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Posted: January 10, 2007

Towards faster, more efficient quantum computers

(Nanowerk News) Quantum computers just got faster and more efficient, thanks to new research from the EU-funded Qubit Applications (QAP) project. The findings are published in the latest edition of the journal Nature.
'Usually in quantum computing you start the machine and let it work and don't disturb it, because disturbing it could disturb the calculation,' said Professor Anton Zeilinger of the University of Vienna, adding that because of the intrinsic randomness of quantum mechanics, the machine does not always get the right results.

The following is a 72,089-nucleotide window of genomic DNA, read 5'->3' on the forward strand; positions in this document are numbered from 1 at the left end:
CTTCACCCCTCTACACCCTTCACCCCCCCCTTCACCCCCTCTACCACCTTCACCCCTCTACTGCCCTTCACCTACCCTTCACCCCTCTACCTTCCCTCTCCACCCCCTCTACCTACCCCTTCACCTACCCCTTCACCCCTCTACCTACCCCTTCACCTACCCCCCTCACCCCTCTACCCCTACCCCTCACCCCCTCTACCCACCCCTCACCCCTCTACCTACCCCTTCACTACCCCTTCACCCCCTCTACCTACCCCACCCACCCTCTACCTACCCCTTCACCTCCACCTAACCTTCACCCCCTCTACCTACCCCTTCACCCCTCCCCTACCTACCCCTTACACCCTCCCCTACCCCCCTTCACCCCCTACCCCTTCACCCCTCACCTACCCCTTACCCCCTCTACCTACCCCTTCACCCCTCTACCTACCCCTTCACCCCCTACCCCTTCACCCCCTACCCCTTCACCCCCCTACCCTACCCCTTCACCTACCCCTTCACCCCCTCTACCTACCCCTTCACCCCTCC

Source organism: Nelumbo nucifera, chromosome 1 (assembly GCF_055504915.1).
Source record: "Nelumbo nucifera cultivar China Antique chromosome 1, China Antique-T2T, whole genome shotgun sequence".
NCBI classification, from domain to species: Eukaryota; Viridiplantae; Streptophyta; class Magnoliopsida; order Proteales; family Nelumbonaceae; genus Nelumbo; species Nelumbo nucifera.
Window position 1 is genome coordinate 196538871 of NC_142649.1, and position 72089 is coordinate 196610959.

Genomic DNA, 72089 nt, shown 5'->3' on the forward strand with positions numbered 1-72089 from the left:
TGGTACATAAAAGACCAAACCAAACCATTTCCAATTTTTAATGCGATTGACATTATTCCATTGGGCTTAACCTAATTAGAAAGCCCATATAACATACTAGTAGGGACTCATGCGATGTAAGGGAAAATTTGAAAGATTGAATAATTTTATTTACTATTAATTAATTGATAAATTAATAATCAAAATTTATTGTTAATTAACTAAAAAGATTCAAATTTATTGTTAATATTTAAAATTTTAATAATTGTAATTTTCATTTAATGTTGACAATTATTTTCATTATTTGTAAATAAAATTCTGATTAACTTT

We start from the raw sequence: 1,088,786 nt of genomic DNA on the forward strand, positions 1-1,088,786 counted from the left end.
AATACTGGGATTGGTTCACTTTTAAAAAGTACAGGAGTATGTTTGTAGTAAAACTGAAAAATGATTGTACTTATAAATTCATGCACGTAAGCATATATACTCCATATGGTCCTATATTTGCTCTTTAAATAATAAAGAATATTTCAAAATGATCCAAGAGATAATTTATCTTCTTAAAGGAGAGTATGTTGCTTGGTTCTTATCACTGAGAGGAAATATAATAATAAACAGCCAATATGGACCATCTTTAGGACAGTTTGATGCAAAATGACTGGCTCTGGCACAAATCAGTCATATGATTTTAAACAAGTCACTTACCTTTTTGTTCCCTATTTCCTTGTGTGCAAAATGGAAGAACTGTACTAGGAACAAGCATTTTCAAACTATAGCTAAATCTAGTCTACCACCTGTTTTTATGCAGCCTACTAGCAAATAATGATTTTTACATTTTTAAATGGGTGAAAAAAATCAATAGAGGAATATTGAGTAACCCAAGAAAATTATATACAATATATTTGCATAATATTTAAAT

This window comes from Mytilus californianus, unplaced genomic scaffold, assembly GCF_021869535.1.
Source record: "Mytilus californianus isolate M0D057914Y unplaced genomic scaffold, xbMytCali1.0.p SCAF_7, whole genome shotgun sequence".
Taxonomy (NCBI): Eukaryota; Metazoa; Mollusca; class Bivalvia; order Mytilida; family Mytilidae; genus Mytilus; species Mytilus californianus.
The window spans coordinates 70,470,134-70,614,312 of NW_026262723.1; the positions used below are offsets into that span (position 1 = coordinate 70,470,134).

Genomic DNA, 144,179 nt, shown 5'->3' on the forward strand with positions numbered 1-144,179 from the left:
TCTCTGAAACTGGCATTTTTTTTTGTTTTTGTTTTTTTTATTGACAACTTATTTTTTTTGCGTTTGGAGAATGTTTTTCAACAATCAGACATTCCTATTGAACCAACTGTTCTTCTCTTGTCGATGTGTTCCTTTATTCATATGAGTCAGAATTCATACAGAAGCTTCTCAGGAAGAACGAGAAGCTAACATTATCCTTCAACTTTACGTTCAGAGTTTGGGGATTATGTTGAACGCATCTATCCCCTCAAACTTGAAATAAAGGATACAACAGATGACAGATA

Now Professor Zeilinger and his team have developed a 'one-way quantum computer', in which the very act of observing the qubits (quantum bits) drives the calculation. In the experiment, the researchers created a so called entangled state, in which many qubits are connected to one another.
'When you observe one, you change all the others as well. This means that if you change one the right way and another one the right way you drive the system towards the calculation,' explained Prof. Zeilinger. In other words, 'you change the future measurements by feeding forward the measurement results.'
Using this system, Professor Zeilinger and his team managed to perform a calculation in record time - just 150 nanoseconds. Their findings have major implications for quantum computing.
'The one-way quantum computer exploits the counterintuitive features of quantum mechanics to the fullest,' commented Professor Zeilinger, referring to the use of entanglement and the randomness of the quantum world. 'This opens up a completely new avenue, different from all others.'
Source: Cordis
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